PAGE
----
Career able: empowering people with disability to find meaningful work

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The result of groundbreaking research led by the University of Adelaide, an online vocational rehabilitation resource for people living with disability is set to not only improve the confidence and wellbeing of users, but boost the national economy.

Of the many challenges facing people with a physical disability, the pursuit of meaningful employment carries arguably the highest stakes.

Finding a rewarding job not only improves quality of life and reduces financial pressures for the individuals concerned and their families, but has significant indirect benefit for the national economy. The long-term costs in Australia of care and lost productivity through the underutilisation of people with a spinal cord injury (SCI) alone are estimated at around $500 million annually.

Historically, it’s often proved a bridge too far. Currently just 35% of adult Australians with a SCI, for example, are in paid work. But an innovative online resource, developed by a collaborative, University of Adelaide-led research team, is set to make a lasting difference.

According to lead researcher Dr Diana Dorstyn, a clinical psychologist and lecturer within the University’s School of Psychology, the resource—the first of its kind targeting the specific needs of those with physical disability—has had an encouraging impact in three national pilot programs.

“Our first pilot was conducted in 2015 for people with multiple sclerosis,” Dr Dorstyn says. “The results, now published in the journal Disability and Rehabilitation, showed significant positive effects on the confidence and mental wellbeing of participants.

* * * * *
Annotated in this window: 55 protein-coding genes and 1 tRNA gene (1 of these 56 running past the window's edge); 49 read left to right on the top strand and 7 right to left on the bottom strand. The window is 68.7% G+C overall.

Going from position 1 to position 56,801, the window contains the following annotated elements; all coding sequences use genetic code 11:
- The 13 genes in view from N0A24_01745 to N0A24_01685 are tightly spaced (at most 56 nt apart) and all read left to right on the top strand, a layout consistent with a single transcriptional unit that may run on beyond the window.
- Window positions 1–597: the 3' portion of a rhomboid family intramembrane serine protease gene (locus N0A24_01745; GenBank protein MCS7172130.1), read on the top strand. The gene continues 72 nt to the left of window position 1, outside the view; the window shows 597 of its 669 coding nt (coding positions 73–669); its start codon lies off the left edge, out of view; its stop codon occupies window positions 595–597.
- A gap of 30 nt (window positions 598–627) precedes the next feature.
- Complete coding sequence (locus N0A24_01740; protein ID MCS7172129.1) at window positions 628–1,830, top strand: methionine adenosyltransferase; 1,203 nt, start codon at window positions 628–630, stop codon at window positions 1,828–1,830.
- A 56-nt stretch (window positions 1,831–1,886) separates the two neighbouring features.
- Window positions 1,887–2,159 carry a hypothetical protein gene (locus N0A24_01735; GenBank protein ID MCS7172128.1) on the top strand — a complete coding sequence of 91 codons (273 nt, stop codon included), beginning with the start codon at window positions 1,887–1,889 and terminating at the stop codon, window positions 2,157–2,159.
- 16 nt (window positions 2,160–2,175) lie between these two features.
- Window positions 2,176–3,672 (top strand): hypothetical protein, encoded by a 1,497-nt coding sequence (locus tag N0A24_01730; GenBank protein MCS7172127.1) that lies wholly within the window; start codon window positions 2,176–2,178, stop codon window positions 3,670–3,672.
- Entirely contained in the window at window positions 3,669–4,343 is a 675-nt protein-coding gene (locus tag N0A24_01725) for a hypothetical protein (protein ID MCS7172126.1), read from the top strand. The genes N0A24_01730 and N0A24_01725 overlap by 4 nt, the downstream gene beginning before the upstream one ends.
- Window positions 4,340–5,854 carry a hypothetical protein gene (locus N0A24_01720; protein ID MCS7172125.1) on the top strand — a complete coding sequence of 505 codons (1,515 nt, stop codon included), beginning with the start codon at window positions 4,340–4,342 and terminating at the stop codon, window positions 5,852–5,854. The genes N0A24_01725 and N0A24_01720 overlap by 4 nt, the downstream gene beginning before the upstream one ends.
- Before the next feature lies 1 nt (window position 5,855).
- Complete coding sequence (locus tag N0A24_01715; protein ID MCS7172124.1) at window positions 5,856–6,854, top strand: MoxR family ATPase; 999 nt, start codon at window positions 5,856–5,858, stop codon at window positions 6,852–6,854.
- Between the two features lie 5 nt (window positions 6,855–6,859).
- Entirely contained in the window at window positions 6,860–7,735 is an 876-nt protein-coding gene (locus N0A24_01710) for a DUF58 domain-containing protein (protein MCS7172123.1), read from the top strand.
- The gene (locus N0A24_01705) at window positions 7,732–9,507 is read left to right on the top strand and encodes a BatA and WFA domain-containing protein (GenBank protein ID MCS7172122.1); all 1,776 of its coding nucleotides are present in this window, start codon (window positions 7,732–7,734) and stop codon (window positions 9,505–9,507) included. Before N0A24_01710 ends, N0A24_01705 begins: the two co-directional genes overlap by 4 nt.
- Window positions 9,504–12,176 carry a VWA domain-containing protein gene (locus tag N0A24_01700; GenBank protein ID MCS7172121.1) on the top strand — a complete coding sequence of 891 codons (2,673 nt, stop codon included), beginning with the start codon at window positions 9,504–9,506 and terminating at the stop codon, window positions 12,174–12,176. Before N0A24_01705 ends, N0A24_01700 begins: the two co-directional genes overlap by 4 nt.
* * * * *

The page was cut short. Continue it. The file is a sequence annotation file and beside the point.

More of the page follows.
“We ran a further controlled trial last year for this group, followed by a second pilot study for Australians with SCI’s. We’re delighted to say that both studies delivered equally pleasing results.”

Covering topics such as managing disability in the workplace, interview preparation and resume writing, the resource is presented as a series of modules, with each including worksheets, hyperlinks, and the opportunity to correspond directly with a psychologist.

“It’s a lot more than just another website,” she adds. “The information goes well beyond just promoting vocational goals, interests and strengths.

“We’re aiming to give people with a chronic illness or disability greater confidence about the job-search process as it applies to them; and teach them new ways to access support from employers and colleagues once they are employed.

“The resource could even become a useful tool for rehabilitation professionals to guide their client discussions and return-to-work plans.”

The online vocational rehabilitation resource is now being promoted by project collaborator Paraquad SA to its members, and possible international research collaborations are currently being explored.

Related links:
Dr Diana Dorstyn – researcher profile
School of Psychology